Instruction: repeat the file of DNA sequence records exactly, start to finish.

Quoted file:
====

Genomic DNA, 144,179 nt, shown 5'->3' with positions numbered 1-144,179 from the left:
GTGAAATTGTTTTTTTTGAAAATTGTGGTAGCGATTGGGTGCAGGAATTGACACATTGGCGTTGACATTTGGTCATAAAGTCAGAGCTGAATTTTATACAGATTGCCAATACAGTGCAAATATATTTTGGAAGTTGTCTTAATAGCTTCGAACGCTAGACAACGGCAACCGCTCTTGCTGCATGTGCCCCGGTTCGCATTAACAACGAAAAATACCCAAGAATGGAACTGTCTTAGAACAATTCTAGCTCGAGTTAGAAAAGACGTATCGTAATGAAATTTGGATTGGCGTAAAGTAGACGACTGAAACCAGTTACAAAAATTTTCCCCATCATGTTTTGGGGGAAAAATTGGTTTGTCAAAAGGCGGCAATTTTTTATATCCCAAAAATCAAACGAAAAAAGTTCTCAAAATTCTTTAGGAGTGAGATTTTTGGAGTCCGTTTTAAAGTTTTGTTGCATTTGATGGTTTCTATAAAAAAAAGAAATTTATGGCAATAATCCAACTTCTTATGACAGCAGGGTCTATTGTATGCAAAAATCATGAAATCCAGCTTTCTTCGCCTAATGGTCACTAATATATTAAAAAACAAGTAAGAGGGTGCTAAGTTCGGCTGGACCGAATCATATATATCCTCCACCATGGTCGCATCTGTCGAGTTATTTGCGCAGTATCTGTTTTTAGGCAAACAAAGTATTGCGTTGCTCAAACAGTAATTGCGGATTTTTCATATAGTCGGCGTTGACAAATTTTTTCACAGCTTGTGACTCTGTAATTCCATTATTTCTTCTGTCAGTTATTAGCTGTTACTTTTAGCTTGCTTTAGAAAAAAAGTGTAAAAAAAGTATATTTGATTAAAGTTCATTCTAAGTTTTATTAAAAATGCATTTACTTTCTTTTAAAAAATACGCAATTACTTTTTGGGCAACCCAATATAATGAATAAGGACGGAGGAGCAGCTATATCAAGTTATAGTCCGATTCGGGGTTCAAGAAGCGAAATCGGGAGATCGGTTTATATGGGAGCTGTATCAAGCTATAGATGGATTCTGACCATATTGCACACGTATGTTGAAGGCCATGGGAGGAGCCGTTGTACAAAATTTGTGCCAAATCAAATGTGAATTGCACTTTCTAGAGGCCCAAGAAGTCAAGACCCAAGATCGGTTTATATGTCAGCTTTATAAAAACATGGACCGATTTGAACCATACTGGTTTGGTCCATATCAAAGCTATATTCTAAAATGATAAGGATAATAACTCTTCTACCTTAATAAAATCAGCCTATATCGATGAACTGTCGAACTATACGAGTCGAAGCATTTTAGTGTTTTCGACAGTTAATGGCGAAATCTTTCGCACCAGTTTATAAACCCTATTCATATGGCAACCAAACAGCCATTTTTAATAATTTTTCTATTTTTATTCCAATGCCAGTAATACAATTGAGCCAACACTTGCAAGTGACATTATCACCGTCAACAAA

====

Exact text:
Genomic DNA, 144,179 nt, shown 5'->3' with positions numbered 1-144,179 from the left:
GTGAAATTGTTTTTTTTGAAAATTGTGGTAGCGATTGGGTGCAGGAATTGACACATTGGCGTTGACATTTGGTCATAAAGTCAGAGCTGAATTTTATACAGATTGCCAATACAGTGCAAATATATTTTGGAAGTTGTCTTAATAGCTTCGAACGCTAGACAACGGCAACCGCTCTTGCTGCATGTGCCCCGGTTCGCATTAACAACGAAAAATACCCAAGAATGGAACTGTCTTAGAACAATTCTAGCTCGAGTTAGAAAAGACGTATCGTAATGAAATTTGGATTGGCGTAAAGTAGACGACTGAAACCAGTTACAAAAATTTTCCCCATCATGTTTTGGGGGAAAAATTGGTTTGTCAAAAGGCGGCAATTTTTTATATCCCAAAAATCAAACGAAAAAAGTTCTCAAAATTCTTTAGGAGTGAGATTTTTGGAGTCCGTTTTAAAGTTTTGTTGCATTTGATGGTTTCTATAAAAAAAAGAAATTTATGGCAATAATCCAACTTCTTATGACAGCAGGGTCTATTGTATGCAAAAATCATGAAATCCAGCTTTCTTCGCCTAATGGTCACTAATATATTAAAAAACAAGTAAGAGGGTGCTAAGTTCGGCTGGACCGAATCATATATATCCTCCACCATGGTCGCATCTGTCGAGTTATTTGCGCAGTATCTGTTTTTAGGCAAACAAAGTATTGCGTTGCTCAAACAGTAATTGCGGATTTTTCATATAGTCGGCGTTGACAAATTTTTTCACAGCTTGTGACTCTGTAATTCCATTATTTCTTCTGTCAGTTATTAGCTGTTACTTTTAGCTTGCTTTAGAAAAAAAGTGTAAAAAAAGTATATTTGATTAAAGTTCATTCTAAGTTTTATTAAAAATGCATTTACTTTCTTTTAAAAAATACGCAATTACTTTTTGGGCAACCCAATATAATGAATAAGGACGGAGGAGCAGCTATATCAAGTTATAGTCCGATTCGGGGTTCAAGAAGCGAAATCGGGAGATCGGTTTATATGGGAGCTGTATCAAGCTATAGATGGATTCTGACCATATTGCACACGTATGTTGAAGGCCATGGGAGGAGCCGTTGTACAAAATTTGTGCCAAATCAAATGTGAATTGCACTTTCTAGAGGCCCAAGAAGTCAAGACCCAAGATCGGTTTATATGTCAGCTTTATAAAAACATGGACCGATTTGAACCATACTGGTTTGGTCCATATCAAAGCTATATTCTAAAATGATAAGGATAATAACTCTTCTACCTTAATAAAATCAGCCTATATCGATGAACTGTCGAACTATACGAGTCGAAGCATTTTAGTGTTTTCGACAGTTAATGGCGAAATCTTTCGCACCAGTTTATAAACCCTATTCATATGGCAACCAAACAGCCATTTTTAATAATTTTTCTATTTTTATTCCAATGCCAGTAATACAATTGAGCCAACACTTGCAAGTGACATTATCACCGTCAACAAA